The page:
Then, again, there is an internal switch provided to permit operation with electrostatic loud-speakers, which are 'difficult' because, amongst other things, their essential internal transformers decide that at very low frequencies of a few cycles per second their impedance is very low, in the region of one Ohm, and this near short circuit upsets the feedback and can seriously embarrass the output transistors. Incidentally, I once found it necessary to use this switch position when using a matching transformer with a moving coil loudspeaker.

Non-technical readers, to whom I apologize for some of the foregoing which is necessary background to newly developed products, will be glad to learn that with the above proviso I could find no audible difference at any reasonable domestic listening level between this amplifier and a very good valve design - with either type of loudspeaker, even after hooking up the necessary simultaneous input and output switching to permit instantaneous comparison. Another extremely revealing, if musically uninteresting, comparison between valve and transistor or indeed between any two amplifiers, is to feed both together with identical signals and then connect a loudspeaker (and instruments) so that one listens to (or measures) the difference between the two. In this case, as in others I have investigated where design has been exemplary, the difference has proved to be so small as to be inaudible and difficult to measure. So the Truvox has not got 'transistor sound', whatever that may be; it just makes good music gracefully as all good amplifiers should. The tone controls and filters, when intelligently used, seemed capable of dealing with most of the imperfections requiring correction in both radio and disc reproduction and were nicely graded.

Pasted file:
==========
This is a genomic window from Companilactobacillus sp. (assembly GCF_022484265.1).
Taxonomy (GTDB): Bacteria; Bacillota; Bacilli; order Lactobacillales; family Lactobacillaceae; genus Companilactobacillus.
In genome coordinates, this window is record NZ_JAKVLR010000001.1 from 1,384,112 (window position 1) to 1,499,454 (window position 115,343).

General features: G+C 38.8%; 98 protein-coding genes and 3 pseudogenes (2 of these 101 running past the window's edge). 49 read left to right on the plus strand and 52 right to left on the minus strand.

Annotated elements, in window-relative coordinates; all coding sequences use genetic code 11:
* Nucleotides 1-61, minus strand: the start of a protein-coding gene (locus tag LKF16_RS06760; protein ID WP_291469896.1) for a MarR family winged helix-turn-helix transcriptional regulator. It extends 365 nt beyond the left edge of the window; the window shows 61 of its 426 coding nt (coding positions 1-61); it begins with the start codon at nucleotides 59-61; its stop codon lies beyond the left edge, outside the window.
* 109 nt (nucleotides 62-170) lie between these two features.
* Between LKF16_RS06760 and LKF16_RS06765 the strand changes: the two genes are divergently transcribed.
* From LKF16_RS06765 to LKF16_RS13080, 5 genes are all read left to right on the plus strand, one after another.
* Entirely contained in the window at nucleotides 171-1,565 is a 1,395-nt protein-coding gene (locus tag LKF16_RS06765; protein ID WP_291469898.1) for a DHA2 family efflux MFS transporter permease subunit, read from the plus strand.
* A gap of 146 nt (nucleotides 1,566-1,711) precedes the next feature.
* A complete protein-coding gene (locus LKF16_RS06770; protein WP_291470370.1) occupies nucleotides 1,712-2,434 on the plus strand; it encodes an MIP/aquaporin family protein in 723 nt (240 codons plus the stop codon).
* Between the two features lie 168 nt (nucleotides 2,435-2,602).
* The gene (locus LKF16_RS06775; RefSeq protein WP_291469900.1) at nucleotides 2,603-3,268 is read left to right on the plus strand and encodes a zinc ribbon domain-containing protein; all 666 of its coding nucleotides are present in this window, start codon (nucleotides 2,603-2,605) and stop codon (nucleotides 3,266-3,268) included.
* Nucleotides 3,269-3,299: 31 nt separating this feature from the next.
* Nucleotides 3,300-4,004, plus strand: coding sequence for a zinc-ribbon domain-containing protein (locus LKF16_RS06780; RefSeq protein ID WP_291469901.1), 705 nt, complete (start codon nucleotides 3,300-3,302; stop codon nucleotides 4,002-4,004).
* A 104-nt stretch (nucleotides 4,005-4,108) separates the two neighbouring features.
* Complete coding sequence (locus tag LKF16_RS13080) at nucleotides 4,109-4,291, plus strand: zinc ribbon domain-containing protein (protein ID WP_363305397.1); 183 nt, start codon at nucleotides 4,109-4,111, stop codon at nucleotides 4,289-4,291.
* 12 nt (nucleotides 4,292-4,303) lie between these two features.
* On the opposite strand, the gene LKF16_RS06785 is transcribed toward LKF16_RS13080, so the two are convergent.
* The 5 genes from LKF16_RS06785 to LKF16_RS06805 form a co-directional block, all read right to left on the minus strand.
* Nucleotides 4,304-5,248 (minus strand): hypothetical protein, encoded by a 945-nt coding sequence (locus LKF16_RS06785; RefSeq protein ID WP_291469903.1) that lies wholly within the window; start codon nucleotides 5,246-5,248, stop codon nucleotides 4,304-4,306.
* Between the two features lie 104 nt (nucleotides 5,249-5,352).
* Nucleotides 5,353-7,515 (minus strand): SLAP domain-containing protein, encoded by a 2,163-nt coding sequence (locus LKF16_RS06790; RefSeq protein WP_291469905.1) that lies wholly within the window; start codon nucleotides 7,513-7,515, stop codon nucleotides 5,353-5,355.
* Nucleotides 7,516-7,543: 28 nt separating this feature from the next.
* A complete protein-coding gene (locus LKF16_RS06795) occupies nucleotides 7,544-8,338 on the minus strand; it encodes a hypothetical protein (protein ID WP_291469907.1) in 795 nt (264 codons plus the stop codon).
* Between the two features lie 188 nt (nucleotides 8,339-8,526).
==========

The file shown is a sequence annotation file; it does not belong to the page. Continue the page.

After the listening tests the usual instrument measurements were carried out without finding any serious departures from the specification, which was in many cases exceeded. There is a warning in the full instruction book about the dire effects of short circuits in the loudspeaker leads or at the output terminals due to stray strands of flex; it is a pity therefore that the type of terminal used is particularly liable to this sort of thing and has to my knowledge been the cause of numerous requests for service in the past, happily less disastrous with valve amplifiers. One feels that there is an over- powering case for a change to a suitable and safer plug and socket, for this is otherwise a good example of current amplifier practice; compact, efficient, reliably made and musically satisfying. Another feather in the Truvox cap.